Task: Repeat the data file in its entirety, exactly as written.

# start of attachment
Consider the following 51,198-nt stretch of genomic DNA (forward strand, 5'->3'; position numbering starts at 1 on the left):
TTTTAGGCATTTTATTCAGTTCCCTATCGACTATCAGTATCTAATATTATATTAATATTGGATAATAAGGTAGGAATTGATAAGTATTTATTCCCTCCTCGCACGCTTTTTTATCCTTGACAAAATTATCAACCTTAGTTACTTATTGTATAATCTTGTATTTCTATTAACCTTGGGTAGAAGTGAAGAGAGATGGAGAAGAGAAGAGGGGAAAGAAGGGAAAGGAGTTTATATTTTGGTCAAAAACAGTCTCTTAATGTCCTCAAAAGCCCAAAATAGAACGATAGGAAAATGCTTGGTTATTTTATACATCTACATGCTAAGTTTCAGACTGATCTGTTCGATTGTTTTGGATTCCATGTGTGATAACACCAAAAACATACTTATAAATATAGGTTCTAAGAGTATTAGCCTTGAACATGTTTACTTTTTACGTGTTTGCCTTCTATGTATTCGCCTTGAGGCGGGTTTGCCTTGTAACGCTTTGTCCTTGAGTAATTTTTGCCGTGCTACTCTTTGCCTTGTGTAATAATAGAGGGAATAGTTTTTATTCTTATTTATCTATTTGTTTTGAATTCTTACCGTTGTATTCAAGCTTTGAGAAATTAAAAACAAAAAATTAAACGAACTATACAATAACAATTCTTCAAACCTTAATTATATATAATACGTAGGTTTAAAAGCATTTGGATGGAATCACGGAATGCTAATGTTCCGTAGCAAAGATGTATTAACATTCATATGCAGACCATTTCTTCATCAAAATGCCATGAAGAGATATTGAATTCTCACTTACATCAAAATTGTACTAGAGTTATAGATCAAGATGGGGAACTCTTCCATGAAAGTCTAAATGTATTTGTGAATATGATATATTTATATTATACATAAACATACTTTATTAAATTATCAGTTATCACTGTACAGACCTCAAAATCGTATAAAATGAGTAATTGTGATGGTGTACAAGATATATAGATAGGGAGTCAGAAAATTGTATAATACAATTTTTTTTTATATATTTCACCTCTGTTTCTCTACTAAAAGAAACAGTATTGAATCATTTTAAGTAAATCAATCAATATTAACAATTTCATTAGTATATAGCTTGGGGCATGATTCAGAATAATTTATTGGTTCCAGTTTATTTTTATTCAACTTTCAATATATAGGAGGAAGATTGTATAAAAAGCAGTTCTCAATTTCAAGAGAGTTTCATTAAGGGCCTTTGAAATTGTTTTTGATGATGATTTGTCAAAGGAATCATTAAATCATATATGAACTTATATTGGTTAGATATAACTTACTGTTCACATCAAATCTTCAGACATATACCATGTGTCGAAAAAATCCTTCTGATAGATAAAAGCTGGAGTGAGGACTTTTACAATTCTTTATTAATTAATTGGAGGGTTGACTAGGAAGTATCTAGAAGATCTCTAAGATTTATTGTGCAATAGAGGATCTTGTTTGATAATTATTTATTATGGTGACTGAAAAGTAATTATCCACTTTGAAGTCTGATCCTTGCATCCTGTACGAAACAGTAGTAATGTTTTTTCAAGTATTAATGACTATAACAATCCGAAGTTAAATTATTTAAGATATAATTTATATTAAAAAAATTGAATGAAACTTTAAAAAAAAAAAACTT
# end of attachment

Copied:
Consider the following 51,198-nt stretch of genomic DNA (forward strand, 5'->3'; position numbering starts at 1 on the left):
TTTTAGGCATTTTATTCAGTTCCCTATCGACTATCAGTATCTAATATTATATTAATATTGGATAATAAGGTAGGAATTGATAAGTATTTATTCCCTCCTCGCACGCTTTTTTATCCTTGACAAAATTATCAACCTTAGTTACTTATTGTATAATCTTGTATTTCTATTAACCTTGGGTAGAAGTGAAGAGAGATGGAGAAGAGAAGAGGGGAAAGAAGGGAAAGGAGTTTATATTTTGGTCAAAAACAGTCTCTTAATGTCCTCAAAAGCCCAAAATAGAACGATAGGAAAATGCTTGGTTATTTTATACATCTACATGCTAAGTTTCAGACTGATCTGTTCGATTGTTTTGGATTCCATGTGTGATAACACCAAAAACATACTTATAAATATAGGTTCTAAGAGTATTAGCCTTGAACATGTTTACTTTTTACGTGTTTGCCTTCTATGTATTCGCCTTGAGGCGGGTTTGCCTTGTAACGCTTTGTCCTTGAGTAATTTTTGCCGTGCTACTCTTTGCCTTGTGTAATAATAGAGGGAATAGTTTTTATTCTTATTTATCTATTTGTTTTGAATTCTTACCGTTGTATTCAAGCTTTGAGAAATTAAAAACAAAAAATTAAACGAACTATACAATAACAATTCTTCAAACCTTAATTATATATAATACGTAGGTTTAAAAGCATTTGGATGGAATCACGGAATGCTAATGTTCCGTAGCAAAGATGTATTAACATTCATATGCAGACCATTTCTTCATCAAAATGCCATGAAGAGATATTGAATTCTCACTTACATCAAAATTGTACTAGAGTTATAGATCAAGATGGGGAACTCTTCCATGAAAGTCTAAATGTATTTGTGAATATGATATATTTATATTATACATAAACATACTTTATTAAATTATCAGTTATCACTGTACAGACCTCAAAATCGTATAAAATGAGTAATTGTGATGGTGTACAAGATATATAGATAGGGAGTCAGAAAATTGTATAATACAATTTTTTTTTATATATTTCACCTCTGTTTCTCTACTAAAAGAAACAGTATTGAATCATTTTAAGTAAATCAATCAATATTAACAATTTCATTAGTATATAGCTTGGGGCATGATTCAGAATAATTTATTGGTTCCAGTTTATTTTTATTCAACTTTCAATATATAGGAGGAAGATTGTATAAAAAGCAGTTCTCAATTTCAAGAGAGTTTCATTAAGGGCCTTTGAAATTGTTTTTGATGATGATTTGTCAAAGGAATCATTAAATCATATATGAACTTATATTGGTTAGATATAACTTACTGTTCACATCAAATCTTCAGACATATACCATGTGTCGAAAAAATCCTTCTGATAGATAAAAGCTGGAGTGAGGACTTTTACAATTCTTTATTAATTAATTGGAGGGTTGACTAGGAAGTATCTAGAAGATCTCTAAGATTTATTGTGCAATAGAGGATCTTGTTTGATAATTATTTATTATGGTGACTGAAAAGTAATTATCCACTTTGAAGTCTGATCCTTGCATCCTGTACGAAACAGTAGTAATGTTTTTTCAAGTATTAATGACTATAACAATCCGAAGTTAAATTATTTAAGATATAATTTATATTAAAAAAATTGAATGAAACTTTAAAAAAAAAAAACTT